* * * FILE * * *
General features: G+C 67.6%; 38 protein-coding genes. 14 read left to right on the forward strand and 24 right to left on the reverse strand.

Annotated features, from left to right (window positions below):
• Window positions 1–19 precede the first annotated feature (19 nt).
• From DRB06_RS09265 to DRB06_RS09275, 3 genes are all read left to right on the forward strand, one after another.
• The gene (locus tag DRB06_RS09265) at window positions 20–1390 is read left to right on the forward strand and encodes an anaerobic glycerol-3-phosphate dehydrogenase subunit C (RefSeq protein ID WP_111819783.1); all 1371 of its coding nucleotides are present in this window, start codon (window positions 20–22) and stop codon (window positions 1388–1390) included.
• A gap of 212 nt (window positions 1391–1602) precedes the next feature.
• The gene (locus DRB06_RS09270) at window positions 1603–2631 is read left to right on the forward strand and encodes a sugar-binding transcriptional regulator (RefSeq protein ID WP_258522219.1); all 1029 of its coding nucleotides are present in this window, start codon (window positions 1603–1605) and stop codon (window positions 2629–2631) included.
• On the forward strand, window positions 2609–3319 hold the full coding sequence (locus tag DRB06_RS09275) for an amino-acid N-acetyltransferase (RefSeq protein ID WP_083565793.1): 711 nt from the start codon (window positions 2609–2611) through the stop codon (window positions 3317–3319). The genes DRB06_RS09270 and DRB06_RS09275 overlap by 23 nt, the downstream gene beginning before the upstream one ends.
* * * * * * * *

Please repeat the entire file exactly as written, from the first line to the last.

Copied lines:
General features: G+C 67.6%; 38 protein-coding genes. 14 read left to right on the forward strand and 24 right to left on the reverse strand.

Annotated features, from left to right (window positions below):
• Window positions 1–19 precede the first annotated feature (19 nt).
• From DRB06_RS09265 to DRB06_RS09275, 3 genes are all read left to right on the forward strand, one after another.
• The gene (locus tag DRB06_RS09265) at window positions 20–1390 is read left to right on the forward strand and encodes an anaerobic glycerol-3-phosphate dehydrogenase subunit C (RefSeq protein ID WP_111819783.1); all 1371 of its coding nucleotides are present in this window, start codon (window positions 20–22) and stop codon (window positions 1388–1390) included.
• A gap of 212 nt (window positions 1391–1602) precedes the next feature.
• The gene (locus DRB06_RS09270) at window positions 1603–2631 is read left to right on the forward strand and encodes a sugar-binding transcriptional regulator (RefSeq protein ID WP_258522219.1); all 1029 of its coding nucleotides are present in this window, start codon (window positions 1603–1605) and stop codon (window positions 2629–2631) included.
• On the forward strand, window positions 2609–3319 hold the full coding sequence (locus tag DRB06_RS09275) for an amino-acid N-acetyltransferase (RefSeq protein ID WP_083565793.1): 711 nt from the start codon (window positions 2609–2611) through the stop codon (window positions 3317–3319). The genes DRB06_RS09270 and DRB06_RS09275 overlap by 23 nt, the downstream gene beginning before the upstream one ends.